Top compliance tips for Singapore companies
If you are incorporating a new Singapore company, here are 13 important compliance requirements you’ll need to know.
- You need to appoint a qualified resident* company secretary within six months of your Singapore company’s incorporation.
- You need to provide a local, physical Singapore address as the registered address of the company. This address must be open and accessible to the public during normal office hours.
- You need to appoint a minimum of one resident** director for your Singapore company, who needs to be at least at least 18 years old, not bankrupt, and free of any malpractice charges. An unlimited number of additional resident or non-resident directors can be appointed, subject to the same qualifications.
- You need to appoint an auditor within 3 months from the date of incorporation. However, effective 1 July 2015, your Singapore company can qualify for audit exemption if you meet at least two of the conditions below in the last 2 FYEs:
- Total annual revenue of no more than S$10 million
- Total assets worth no more than S$10 million
- No more than 50 employees
- If the projected or actual annual revenue of your Singapore company exceeds S$1 million, you’ll need to register for the Goods and Services Tax (GST), which is known as Value Added Tax (VAT) or Sales Tax in other countries. GST-registered companies need to charge this tax (currently 7%) to their clients on the goods and services provided, and remit this amount to the tax authorities. For further details on GST, refer to our Singapore GST guide.
- You may also need to obtain one or more business licenses before you can commence your Singapore business operations. Business activities under this category include restaurants, educational institutes, travel agencies, financial services and import/export-related industries. For more information on this, refer to our Singapore business licenses guide.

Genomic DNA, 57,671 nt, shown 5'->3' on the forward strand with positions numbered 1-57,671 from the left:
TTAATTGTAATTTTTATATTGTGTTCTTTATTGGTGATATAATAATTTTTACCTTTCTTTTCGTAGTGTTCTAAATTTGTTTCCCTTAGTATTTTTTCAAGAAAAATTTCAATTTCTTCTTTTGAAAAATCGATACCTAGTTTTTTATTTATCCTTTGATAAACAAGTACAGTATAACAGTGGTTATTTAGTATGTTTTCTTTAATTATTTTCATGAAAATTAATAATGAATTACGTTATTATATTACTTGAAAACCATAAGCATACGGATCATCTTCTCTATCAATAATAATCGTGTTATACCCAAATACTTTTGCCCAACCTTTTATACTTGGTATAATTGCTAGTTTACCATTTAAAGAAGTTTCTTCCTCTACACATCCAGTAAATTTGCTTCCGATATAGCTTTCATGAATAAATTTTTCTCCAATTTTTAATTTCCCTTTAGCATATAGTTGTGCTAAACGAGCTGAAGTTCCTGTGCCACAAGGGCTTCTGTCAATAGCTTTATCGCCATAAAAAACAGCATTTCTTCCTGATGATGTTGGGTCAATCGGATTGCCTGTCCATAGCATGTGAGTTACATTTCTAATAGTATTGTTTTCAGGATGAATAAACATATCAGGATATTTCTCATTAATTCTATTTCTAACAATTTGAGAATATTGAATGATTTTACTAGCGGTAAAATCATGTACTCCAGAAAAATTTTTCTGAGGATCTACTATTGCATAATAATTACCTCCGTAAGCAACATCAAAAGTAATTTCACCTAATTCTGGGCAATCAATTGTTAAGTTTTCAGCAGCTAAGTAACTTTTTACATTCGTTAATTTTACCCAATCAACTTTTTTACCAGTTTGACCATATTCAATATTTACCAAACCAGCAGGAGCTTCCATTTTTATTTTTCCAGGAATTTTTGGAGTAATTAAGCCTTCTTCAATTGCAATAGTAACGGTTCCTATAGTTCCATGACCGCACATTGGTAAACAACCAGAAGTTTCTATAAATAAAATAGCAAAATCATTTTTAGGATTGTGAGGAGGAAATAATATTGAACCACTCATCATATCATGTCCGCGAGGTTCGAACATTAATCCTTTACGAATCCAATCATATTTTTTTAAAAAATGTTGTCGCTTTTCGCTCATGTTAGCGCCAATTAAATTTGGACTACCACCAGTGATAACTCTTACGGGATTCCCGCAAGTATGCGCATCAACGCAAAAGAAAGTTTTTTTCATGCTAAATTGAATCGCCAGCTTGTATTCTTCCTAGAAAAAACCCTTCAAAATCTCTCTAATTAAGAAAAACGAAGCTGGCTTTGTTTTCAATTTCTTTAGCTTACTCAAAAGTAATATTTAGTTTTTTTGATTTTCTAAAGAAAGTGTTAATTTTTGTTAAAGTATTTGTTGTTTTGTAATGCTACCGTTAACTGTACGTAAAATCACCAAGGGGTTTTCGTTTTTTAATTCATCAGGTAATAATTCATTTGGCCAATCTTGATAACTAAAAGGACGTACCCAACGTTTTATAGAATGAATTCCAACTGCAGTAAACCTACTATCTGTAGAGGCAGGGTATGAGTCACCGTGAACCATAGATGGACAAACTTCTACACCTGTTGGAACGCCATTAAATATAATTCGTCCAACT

- From 31 March 2017 onwards, you will be required to maintain a hardcopy or digital register of controllers** of your Singapore company, which must be physically accessible in Singapore. Learn more through this link.
- If you run a foreign company, you’ll also need to maintain a public register of members (and shareholders, if the company offers shares) on top of the register of controllers. Refer to ACRA’s FAQ page here for more information.
- You need to keep necessary accounting records that can sufficiently explain the transactions and financial position of your Singapore company. These records need to be kept for at least five years after the related transactions have been completed.
- The director(s) of your company need to disclose any material personal interest that is related to company affairs, as well as any information that is necessary to avoid a perceived or actual conflict of interest.
- You need to lodge any changes in company particulars to ACRA within the timeframes allocated for that item. If you fail to update the particulars in time, you will incur penalties.
- You need to publish your Unique Entity Number (or company registration number) on all official company correspondence.
- You need to file your annual returns with ACRA and your annual tax returns with the Inland Revenue Authority of Singapore (IRAS). For further details, refer to our guide on annual filing requirements for Singapore companies.
** refers to individuals who exert significant interest or control in 25% or more of shares, profits, capital, and/or voting power in the company